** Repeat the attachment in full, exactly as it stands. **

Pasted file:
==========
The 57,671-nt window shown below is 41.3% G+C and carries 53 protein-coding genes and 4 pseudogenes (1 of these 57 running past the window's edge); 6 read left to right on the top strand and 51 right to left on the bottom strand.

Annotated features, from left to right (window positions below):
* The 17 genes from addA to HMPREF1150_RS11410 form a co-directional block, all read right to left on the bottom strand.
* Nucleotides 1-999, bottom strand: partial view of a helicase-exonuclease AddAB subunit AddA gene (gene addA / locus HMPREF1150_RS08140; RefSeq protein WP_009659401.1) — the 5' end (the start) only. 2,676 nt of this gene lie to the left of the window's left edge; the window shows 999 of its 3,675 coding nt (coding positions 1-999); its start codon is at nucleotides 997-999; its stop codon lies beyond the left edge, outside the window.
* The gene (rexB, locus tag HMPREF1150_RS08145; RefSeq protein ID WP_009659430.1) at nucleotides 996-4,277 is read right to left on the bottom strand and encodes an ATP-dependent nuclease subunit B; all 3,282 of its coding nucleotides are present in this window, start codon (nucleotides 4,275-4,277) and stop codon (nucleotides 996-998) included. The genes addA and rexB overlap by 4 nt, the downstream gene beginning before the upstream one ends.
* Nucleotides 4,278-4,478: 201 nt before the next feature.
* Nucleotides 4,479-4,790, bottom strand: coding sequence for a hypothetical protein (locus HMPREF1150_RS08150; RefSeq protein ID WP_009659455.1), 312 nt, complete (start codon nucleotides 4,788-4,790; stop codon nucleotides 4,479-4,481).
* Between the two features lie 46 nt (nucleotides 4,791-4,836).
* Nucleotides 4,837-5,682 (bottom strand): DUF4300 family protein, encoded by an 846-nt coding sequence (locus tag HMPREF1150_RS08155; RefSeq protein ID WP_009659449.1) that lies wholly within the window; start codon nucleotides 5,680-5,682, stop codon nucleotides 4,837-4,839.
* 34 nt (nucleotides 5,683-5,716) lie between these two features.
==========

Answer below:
The 57,671-nt window shown below is 41.3% G+C and carries 53 protein-coding genes and 4 pseudogenes (1 of these 57 running past the window's edge); 6 read left to right on the top strand and 51 right to left on the bottom strand.

Annotated features, from left to right (window positions below):
* The 17 genes from addA to HMPREF1150_RS11410 form a co-directional block, all read right to left on the bottom strand.
* Nucleotides 1-999, bottom strand: partial view of a helicase-exonuclease AddAB subunit AddA gene (gene addA / locus HMPREF1150_RS08140; RefSeq protein WP_009659401.1) — the 5' end (the start) only. 2,676 nt of this gene lie to the left of the window's left edge; the window shows 999 of its 3,675 coding nt (coding positions 1-999); its start codon is at nucleotides 997-999; its stop codon lies beyond the left edge, outside the window.
* The gene (rexB, locus tag HMPREF1150_RS08145; RefSeq protein ID WP_009659430.1) at nucleotides 996-4,277 is read right to left on the bottom strand and encodes an ATP-dependent nuclease subunit B; all 3,282 of its coding nucleotides are present in this window, start codon (nucleotides 4,275-4,277) and stop codon (nucleotides 996-998) included. The genes addA and rexB overlap by 4 nt, the downstream gene beginning before the upstream one ends.
* Nucleotides 4,278-4,478: 201 nt before the next feature.
* Nucleotides 4,479-4,790, bottom strand: coding sequence for a hypothetical protein (locus HMPREF1150_RS08150; RefSeq protein ID WP_009659455.1), 312 nt, complete (start codon nucleotides 4,788-4,790; stop codon nucleotides 4,479-4,481).
* Between the two features lie 46 nt (nucleotides 4,791-4,836).
* Nucleotides 4,837-5,682 (bottom strand): DUF4300 family protein, encoded by an 846-nt coding sequence (locus tag HMPREF1150_RS08155; RefSeq protein ID WP_009659449.1) that lies wholly within the window; start codon nucleotides 5,680-5,682, stop codon nucleotides 4,837-4,839.
* 34 nt (nucleotides 5,683-5,716) lie between these two features.